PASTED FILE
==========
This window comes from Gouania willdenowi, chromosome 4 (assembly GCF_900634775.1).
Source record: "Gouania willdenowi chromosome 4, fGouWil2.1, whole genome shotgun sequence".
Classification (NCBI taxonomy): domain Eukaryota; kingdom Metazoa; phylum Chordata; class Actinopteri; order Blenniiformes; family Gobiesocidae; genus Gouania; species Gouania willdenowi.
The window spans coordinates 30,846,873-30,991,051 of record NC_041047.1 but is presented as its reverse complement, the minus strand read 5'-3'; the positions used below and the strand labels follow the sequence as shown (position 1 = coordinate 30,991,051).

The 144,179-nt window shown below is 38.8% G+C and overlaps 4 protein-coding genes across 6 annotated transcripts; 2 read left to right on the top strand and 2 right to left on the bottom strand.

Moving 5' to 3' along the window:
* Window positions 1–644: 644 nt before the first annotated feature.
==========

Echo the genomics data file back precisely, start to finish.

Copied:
This window comes from Gouania willdenowi, chromosome 4 (assembly GCF_900634775.1).
Source record: "Gouania willdenowi chromosome 4, fGouWil2.1, whole genome shotgun sequence".
Classification (NCBI taxonomy): domain Eukaryota; kingdom Metazoa; phylum Chordata; class Actinopteri; order Blenniiformes; family Gobiesocidae; genus Gouania; species Gouania willdenowi.
The window spans coordinates 30,846,873-30,991,051 of record NC_041047.1 but is presented as its reverse complement, the minus strand read 5'-3'; the positions used below and the strand labels follow the sequence as shown (position 1 = coordinate 30,991,051).

The 144,179-nt window shown below is 38.8% G+C and overlaps 4 protein-coding genes across 6 annotated transcripts; 2 read left to right on the top strand and 2 right to left on the bottom strand.

Moving 5' to 3' along the window:
* Window positions 1–644: 644 nt before the first annotated feature.